May 7, 2019

A plurality of doctors are now hospital or group employees

For the first time ever, the U.S. has more physicians who work as employees of a hospital system or a practice owned by other physicians (47.4%) than those who run their own practice (45.9%), according to new survey data from the American Medical Association.

The big picture: Doctors have gradually shifted away from owning a practice — 75.8% were independent in 1983, and that number has been falling ever since.

Between the lines: This shift has a big effect on costs. Health insurers pay significantly more for routine patient visits when they are in a hospital-owned practice instead of an independent clinic — even though the services are the same.

Go deeper: States look to cap hospital rates by tying employee health plans to Medicare

Editor’s note: An earlier version of this story misstated the percentage of doctors who are employed by hospital systems. 47.4% of physicians work as employees of either a hospital system or a practice owned by other physicians.

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Live updates: Possible U.S. community spread of coronavirus as more countries report cases

Data: The Center for Systems Science and Engineering at Johns Hopkins, the CDC, and China's Health Ministry. Note: China numbers are for the mainland only and U.S. numbers include repatriated citizens.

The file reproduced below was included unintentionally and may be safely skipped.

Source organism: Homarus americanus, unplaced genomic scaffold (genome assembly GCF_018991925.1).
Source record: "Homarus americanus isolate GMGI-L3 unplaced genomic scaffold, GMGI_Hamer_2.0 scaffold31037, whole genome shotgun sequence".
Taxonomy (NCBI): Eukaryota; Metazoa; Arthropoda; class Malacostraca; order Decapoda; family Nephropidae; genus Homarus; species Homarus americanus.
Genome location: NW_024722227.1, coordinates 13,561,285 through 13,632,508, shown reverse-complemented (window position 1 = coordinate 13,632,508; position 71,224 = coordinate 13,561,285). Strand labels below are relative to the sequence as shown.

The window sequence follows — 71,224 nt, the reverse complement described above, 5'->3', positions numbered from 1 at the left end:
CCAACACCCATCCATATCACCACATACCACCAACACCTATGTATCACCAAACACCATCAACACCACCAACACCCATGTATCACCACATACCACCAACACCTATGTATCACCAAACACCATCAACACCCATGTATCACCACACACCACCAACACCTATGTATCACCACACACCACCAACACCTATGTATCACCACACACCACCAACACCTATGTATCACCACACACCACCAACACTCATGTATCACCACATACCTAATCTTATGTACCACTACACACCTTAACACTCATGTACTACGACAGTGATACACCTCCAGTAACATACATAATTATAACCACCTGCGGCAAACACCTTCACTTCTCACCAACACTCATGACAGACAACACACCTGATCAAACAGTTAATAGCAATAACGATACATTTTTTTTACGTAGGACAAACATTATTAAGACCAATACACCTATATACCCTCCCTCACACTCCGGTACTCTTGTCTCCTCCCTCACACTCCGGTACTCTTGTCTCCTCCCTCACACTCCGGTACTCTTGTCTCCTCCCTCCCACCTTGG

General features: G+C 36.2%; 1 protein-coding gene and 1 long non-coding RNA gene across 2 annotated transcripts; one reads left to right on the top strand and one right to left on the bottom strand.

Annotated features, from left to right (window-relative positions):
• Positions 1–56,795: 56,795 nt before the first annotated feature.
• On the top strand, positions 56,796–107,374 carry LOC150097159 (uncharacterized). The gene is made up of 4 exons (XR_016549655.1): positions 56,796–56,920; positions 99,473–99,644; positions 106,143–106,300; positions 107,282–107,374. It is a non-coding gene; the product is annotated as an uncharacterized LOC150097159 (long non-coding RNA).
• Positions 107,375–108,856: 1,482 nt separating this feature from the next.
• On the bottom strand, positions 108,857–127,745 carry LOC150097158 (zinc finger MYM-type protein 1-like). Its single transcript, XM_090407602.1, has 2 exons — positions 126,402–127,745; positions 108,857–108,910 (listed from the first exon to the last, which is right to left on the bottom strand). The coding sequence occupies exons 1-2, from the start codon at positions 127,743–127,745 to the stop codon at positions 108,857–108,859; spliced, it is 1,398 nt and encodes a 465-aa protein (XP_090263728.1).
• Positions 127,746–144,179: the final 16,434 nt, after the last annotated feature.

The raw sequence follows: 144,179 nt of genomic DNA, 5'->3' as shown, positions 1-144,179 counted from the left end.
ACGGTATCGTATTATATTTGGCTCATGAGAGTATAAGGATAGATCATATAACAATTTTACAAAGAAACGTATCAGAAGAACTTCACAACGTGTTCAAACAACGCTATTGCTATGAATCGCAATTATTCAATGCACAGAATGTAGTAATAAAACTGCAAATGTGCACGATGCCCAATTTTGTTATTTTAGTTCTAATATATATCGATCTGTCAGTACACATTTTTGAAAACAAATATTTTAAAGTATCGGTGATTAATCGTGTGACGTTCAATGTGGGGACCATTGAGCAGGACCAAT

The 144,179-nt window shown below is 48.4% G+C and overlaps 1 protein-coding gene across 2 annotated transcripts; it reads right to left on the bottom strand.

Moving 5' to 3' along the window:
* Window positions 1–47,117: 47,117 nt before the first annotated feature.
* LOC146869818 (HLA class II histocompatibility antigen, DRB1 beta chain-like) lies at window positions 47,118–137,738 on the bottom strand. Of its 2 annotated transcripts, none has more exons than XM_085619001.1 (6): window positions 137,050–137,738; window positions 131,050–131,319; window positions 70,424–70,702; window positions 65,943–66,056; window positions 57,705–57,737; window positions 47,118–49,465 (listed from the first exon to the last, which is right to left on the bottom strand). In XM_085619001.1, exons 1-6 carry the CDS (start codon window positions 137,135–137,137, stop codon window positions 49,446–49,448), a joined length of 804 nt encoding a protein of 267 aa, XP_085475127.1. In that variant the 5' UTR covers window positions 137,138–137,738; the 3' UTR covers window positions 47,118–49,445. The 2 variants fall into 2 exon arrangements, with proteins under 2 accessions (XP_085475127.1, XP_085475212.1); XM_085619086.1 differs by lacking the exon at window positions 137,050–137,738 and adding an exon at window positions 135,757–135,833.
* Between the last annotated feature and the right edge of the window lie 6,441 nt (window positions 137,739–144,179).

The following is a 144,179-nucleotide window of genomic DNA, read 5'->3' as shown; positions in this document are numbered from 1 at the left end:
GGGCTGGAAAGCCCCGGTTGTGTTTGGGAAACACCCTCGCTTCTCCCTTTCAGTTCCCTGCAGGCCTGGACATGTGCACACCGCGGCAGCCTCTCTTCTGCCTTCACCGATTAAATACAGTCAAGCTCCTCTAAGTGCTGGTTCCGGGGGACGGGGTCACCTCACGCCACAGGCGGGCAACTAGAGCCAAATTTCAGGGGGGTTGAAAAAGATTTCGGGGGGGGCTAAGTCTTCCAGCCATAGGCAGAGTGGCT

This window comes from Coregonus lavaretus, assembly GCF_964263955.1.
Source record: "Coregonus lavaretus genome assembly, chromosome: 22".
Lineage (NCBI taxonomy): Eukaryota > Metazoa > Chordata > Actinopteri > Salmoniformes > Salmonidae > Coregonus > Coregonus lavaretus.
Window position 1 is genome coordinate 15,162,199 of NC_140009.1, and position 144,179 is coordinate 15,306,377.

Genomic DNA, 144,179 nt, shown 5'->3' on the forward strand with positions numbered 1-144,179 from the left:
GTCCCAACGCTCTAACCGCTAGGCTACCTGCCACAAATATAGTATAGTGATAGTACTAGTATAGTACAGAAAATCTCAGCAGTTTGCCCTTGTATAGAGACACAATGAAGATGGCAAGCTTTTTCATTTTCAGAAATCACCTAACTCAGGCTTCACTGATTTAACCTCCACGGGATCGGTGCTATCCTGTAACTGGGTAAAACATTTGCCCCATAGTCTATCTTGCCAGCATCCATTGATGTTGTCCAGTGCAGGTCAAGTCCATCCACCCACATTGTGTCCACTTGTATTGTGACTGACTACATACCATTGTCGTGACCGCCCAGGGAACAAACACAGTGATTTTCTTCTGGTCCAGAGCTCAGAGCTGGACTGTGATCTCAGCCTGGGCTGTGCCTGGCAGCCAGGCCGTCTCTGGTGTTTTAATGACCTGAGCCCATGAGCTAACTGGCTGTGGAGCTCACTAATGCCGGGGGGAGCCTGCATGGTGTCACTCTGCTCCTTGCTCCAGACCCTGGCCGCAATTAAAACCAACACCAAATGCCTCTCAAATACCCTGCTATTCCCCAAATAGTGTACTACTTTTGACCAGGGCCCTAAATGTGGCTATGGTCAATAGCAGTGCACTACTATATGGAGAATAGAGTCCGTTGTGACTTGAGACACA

The CDC said Wednesday U.S. clinicians have found the novel coronavirus in a person who did not recently return from a foreign country nor knowingly have contact with anyone infected, as six more countries reported their first cases.

The big picture: COVID-19 has killed more than 2,700 people and infected over 81,000 others. By Wednesday morning, South Korea had the most cases outside China, with 1,261 infections. Europe's biggest outbreak is in Italy, where 374 cases have been confirmed.

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Mass shooting in Milwaukee: What we know so far

Milwaukee Mayor Tom Barrett in 2012. Photo: John Gress/Corbis via Getty Images

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Trump assigns Pence to lead U.S. coronavirus response


President Trump announced at a press briefing Wednesday evening that he'll be putting Vice President Mike Pence in charge of leading the administration's response to the coronavirus.

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